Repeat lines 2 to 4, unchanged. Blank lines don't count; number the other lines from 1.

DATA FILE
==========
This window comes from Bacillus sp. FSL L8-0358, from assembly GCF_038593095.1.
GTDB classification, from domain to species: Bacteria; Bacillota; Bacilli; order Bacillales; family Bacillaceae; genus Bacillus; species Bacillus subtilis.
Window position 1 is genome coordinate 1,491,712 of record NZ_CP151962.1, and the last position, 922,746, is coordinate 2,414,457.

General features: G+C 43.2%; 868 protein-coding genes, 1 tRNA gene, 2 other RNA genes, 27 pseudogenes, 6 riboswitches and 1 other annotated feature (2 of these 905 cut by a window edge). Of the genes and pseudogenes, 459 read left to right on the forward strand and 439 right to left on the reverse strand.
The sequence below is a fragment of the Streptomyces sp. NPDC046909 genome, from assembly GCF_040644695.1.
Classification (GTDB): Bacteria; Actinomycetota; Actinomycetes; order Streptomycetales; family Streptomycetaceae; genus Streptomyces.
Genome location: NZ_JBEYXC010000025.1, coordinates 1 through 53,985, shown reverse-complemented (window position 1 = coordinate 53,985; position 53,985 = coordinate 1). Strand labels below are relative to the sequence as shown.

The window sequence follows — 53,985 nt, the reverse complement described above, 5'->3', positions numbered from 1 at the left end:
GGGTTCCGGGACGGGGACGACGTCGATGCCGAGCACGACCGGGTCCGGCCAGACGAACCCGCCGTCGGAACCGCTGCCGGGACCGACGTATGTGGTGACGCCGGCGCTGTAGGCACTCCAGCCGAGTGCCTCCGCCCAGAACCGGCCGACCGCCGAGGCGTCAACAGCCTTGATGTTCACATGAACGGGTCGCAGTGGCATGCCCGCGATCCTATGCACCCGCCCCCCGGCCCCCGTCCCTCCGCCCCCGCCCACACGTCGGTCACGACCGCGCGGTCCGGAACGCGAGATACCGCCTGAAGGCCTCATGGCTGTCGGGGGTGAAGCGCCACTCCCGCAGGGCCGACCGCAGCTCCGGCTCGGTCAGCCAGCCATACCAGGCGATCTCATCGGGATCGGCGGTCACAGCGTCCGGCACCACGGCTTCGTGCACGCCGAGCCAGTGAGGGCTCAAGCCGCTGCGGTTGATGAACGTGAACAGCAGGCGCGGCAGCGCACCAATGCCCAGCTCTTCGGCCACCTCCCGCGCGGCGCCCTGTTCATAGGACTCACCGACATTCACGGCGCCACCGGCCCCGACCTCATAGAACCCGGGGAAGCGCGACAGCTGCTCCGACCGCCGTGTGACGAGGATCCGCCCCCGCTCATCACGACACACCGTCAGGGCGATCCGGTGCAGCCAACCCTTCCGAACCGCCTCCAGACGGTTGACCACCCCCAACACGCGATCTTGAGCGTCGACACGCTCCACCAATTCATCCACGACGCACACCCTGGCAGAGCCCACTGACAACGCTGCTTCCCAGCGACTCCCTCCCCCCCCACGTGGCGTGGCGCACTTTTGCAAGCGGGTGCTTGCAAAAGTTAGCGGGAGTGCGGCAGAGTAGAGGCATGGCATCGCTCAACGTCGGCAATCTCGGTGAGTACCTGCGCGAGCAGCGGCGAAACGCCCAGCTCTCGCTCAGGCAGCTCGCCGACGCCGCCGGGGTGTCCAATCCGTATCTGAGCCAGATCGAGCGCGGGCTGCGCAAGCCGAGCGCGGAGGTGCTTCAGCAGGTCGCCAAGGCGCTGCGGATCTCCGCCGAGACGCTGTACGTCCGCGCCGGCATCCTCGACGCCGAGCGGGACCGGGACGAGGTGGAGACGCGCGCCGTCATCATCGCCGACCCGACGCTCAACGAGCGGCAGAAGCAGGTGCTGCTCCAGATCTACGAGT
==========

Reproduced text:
GTDB classification, from domain to species: Bacteria; Bacillota; Bacilli; order Bacillales; family Bacillaceae; genus Bacillus; species Bacillus subtilis.
Window position 1 is genome coordinate 1,491,712 of record NZ_CP151962.1, and the last position, 922,746, is coordinate 2,414,457.

General features: G+C 43.2%; 868 protein-coding genes, 1 tRNA gene, 2 other RNA genes, 27 pseudogenes, 6 riboswitches and 1 other annotated feature (2 of these 905 cut by a window edge). Of the genes and pseudogenes, 459 read left to right on the forward strand and 439 right to left on the reverse strand.